High-end performance at an affordable price
The inner values count: The TUXEDO Polaris 17 follows this wisdom and sets its focus on high-end hardware in an unobtrusive and relatively lightweight chassis at an affordable price.
In its latest Generation 3, the 17.3 inch Linux gaming notebook combines NVIDIA's GeForce RTX 3060 in its fastest TGP configuration (max. 130 watts) with the latest high-end CPUs from AMD and Intel: So depending on your preference, make your choice between Intel's new Tiger Lake Core i7-11800H or AMD's Ryzen 7 5800H.
In addition to the new high-resolution 165 Hz WQHD display option with 2560 x 1440 pixels, the lightning-fast Thunderbolt 4 port (Intel-only) also makes its way under the Polaris 17's discreet anthracite hood.
Unobtrusive and business-friendly appreance
Blinking LEDs, RGB lighting all around or "gamery" design gimmicks do not belong to the 17.3 inch Linux gaming notebook's repertoire:
The TUXEDO Polaris 17 relies on a subtle understatement look in an anthracite-colored, rigid plastic chassis, which also allows the use in the office, school or lecture hall without attracting smirking looks.
Thanks to its slim bezel design the understatement gamer features a quite compact footprint of only 39.57 x 26.08 cm, which is roughly the footprint of former 15.6 inch notebooks. Together with the untypically low chassis weight of only 2.5 kg, the Polaris 17 is one of the most transportable devices in its class.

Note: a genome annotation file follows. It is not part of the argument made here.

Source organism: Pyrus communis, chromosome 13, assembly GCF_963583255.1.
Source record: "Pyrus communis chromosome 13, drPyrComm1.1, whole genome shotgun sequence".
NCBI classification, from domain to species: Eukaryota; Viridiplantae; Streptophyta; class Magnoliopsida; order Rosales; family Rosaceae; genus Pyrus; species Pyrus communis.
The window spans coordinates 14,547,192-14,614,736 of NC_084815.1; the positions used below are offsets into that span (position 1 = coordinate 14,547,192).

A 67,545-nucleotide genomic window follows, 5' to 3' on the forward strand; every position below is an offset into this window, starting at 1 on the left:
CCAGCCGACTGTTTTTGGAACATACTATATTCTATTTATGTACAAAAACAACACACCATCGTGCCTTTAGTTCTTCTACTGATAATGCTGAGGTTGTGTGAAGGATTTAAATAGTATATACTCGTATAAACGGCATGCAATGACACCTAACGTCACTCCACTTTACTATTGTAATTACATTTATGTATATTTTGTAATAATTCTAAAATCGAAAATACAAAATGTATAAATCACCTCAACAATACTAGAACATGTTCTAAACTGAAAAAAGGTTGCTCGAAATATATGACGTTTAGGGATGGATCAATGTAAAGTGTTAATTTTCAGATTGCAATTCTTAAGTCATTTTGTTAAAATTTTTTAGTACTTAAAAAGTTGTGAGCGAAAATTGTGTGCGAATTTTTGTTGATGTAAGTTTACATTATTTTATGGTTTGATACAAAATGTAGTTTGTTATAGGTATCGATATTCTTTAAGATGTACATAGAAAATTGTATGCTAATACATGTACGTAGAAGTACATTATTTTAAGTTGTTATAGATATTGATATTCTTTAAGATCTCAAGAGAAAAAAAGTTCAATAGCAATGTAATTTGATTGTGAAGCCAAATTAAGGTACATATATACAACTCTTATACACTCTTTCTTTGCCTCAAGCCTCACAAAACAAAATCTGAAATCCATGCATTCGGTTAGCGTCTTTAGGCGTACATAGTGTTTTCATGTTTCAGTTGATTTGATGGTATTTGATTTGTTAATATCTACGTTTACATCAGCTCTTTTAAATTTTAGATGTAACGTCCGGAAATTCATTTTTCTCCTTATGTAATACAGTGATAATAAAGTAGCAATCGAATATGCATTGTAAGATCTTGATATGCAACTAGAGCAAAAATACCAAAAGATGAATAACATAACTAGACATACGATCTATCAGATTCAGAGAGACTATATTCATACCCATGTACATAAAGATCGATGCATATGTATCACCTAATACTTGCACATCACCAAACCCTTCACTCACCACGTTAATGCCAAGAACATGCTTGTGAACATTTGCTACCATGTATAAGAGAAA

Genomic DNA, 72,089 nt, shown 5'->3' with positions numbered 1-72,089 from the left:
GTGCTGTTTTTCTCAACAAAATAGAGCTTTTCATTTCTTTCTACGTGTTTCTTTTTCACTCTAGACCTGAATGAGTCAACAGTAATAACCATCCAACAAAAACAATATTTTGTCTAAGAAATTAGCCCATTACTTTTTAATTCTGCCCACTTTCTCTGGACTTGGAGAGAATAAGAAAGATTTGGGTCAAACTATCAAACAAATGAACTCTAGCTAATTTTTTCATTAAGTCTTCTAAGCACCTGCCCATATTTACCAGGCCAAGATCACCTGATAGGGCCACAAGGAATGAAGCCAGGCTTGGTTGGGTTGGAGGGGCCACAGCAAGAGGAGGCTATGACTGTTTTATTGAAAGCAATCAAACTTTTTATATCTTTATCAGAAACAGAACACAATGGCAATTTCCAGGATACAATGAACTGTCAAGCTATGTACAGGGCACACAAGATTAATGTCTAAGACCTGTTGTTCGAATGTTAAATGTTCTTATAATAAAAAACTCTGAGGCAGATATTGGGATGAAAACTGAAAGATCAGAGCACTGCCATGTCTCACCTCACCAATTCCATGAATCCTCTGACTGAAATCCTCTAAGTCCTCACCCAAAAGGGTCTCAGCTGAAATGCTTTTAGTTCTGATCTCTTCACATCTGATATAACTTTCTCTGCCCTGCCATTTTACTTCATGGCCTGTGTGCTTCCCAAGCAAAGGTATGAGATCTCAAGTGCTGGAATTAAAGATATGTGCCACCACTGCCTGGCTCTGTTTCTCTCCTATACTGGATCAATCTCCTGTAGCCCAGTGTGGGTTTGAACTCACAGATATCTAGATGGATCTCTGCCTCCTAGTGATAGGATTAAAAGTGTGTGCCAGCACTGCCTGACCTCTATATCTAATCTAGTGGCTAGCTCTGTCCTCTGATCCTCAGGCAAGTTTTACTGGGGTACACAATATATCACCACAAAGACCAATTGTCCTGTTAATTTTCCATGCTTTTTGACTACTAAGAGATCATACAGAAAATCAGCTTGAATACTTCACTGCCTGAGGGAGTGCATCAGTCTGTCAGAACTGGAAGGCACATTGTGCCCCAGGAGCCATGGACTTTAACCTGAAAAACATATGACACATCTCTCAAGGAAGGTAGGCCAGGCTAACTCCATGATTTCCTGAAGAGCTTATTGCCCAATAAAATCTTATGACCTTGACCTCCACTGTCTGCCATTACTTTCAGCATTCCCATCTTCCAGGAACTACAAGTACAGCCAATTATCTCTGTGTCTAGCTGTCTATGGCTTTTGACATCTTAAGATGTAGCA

The full-size membrane keyboard including numpad offers large keys and a high typing comfort thanks to generous key travel and well-defined, quiet key strokes. The RGB key backlight can be adjusted to any color and in 4 brightness levels, making it much more convenient to work under dim light conditions.
Thunderbolt 4 and SD Card Reader
Depending on the selected CPU, the TUXEDO Polaris 17 is equipped with a fast USB-C 3.2 Gen2 port (AMD Ryzen) or even with the universal all-round port Thunderbolt 4 (Intel Core) at the back of the device.
In addition to a maximum data transfer rate of 40 gigabits per second for blazingly fast data transfers and a charging power of 15 watts for peripherals, Thunderbolt 4 also allows connecting up to two 4K monitors via the integrated DisplayPort 1.4 signal.
Regardless of the processor configuration, 3 additional USB ports (2x USB-A 3.2 Gen1, 1x USB-A 2.0) as well as an SD card reader are available for data exchange. The RJ45 LAN port, microphone input and headphone output, as well as the obligatory Kensington lock, round off the TUXEDO Polaris 17's connectivity portfolio.
From left to right: Kensington Lock, USB-A 2.0, microphone in, headphone out
From left to right: USB-C (Intel: Thunderbolt 4 | AMD: 3.2 Gen2), HDMI 2.1, Gigabit Ethernet, power connector
From left to right: SD memory card reader, 2x USB-A 3.2 Gen1
AMD Ryzen vs Intel Tiger Lake:
A hard decision to make
The TUXEDO Polaris 17 faces the customer with a difficult choice:
AMD Ryzen 7 5800H or Intel Core i7-11800H?
There has never been a harder decision between AMD and Intel, because the latter has not only succeeded with its new Core i7-11800H (8 cores | 16 threads) to surpass its predecessor, the Core i7-10870H, by a high margin, but even to largely catch up with AMD's highly decorated Ryzen APUs.